Featuring Jorgen Ingmann
Mercury MG 20200
From the back cover: Jorgen Ingmann's advent on the American record scene is but one indication of the degree to which these fresh ideas have spread abroad. Ingmann, still a little short of his thirtieth birthday, has been heard during most of the past decade with a combo under the direction of the noted Danish violinist Svend Asmussen. A native of Copenhagen, Denmark, Ingmann also happens to be as handy a man with the plugs and volts as he is with sharps and flats; hence the present highly entertaining album.
Ingmann uses the so-called multiple recording technique, adding extra parts to his solos by re-recording himself several times on the same tape – some of his performances have included as many as ten different parts, all played by Ingmann. He has such an amazing knowledge of electronics and sound engineering that he has set up his own private studio in which all his special-effects recordings are made.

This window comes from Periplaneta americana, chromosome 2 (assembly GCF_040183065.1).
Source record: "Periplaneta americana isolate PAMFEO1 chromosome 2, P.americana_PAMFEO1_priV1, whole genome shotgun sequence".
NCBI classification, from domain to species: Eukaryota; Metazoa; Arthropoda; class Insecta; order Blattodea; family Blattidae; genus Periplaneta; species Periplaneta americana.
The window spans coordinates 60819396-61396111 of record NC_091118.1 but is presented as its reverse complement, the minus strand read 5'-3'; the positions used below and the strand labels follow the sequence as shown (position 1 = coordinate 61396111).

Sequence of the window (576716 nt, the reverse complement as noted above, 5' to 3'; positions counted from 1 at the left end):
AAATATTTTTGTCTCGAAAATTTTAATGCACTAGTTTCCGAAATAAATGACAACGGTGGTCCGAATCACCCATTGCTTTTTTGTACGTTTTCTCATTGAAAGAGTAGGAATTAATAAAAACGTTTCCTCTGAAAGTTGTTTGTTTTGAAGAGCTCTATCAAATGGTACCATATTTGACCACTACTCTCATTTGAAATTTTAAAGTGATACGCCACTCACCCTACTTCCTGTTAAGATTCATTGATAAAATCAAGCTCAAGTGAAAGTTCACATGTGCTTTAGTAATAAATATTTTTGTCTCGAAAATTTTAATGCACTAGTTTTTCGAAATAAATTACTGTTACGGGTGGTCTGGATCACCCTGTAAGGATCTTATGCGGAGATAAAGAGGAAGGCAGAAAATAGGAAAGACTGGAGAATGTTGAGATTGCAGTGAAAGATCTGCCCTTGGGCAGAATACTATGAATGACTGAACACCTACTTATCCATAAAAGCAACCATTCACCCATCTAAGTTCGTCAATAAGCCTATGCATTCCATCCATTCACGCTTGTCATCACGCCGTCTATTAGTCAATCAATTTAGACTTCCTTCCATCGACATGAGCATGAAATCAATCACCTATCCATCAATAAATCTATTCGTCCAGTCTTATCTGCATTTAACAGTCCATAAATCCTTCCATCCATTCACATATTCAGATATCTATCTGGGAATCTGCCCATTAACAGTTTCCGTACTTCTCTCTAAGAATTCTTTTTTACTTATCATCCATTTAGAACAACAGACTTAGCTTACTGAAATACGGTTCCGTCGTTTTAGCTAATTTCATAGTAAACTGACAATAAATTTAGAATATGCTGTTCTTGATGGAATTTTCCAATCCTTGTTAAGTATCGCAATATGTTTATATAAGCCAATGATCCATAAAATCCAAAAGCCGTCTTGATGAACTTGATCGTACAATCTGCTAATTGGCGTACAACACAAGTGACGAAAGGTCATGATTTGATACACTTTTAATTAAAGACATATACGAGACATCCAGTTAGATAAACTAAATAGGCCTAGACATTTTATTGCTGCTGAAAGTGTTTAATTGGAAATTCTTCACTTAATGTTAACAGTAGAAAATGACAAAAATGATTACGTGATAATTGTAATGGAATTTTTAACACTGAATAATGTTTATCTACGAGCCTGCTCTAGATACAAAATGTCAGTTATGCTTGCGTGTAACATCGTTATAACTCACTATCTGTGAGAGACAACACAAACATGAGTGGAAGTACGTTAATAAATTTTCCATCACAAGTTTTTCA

Ingmann's popularity is not in the least hurt by the fact that he happens to have a masculine, movie-star brand of good looks. At last reports he was touring the world in a group abroad a Swedish luxury liner and planning to return home to Scandinavia for some more of his unique recording sessions.
The twelve performance in this set are all guitar solos from start to finish; that monotony never sets in is a tribute both to Ingmann's musical taste and to his mechanical ingenuity.
From Billboard - May 7, 1957: Fine novelty instrumental stuff for jocks and for all varieties of guitar lovers. Danish Ingmann does a Les Paul with multiple taping, speed alterations, etc., but with a subtle tasteful style of his own. Great sound enhances some clever effects. Almost any one of the 12 tracks will sell it. Try "Bye, Bye Blues" or "Hallo Joe." If pushed it can sell.
Mean To Me
Pardon Me, Pretty Baby
Bye Bye Blues
Some Of These Days
The Darktown Strutters' Ball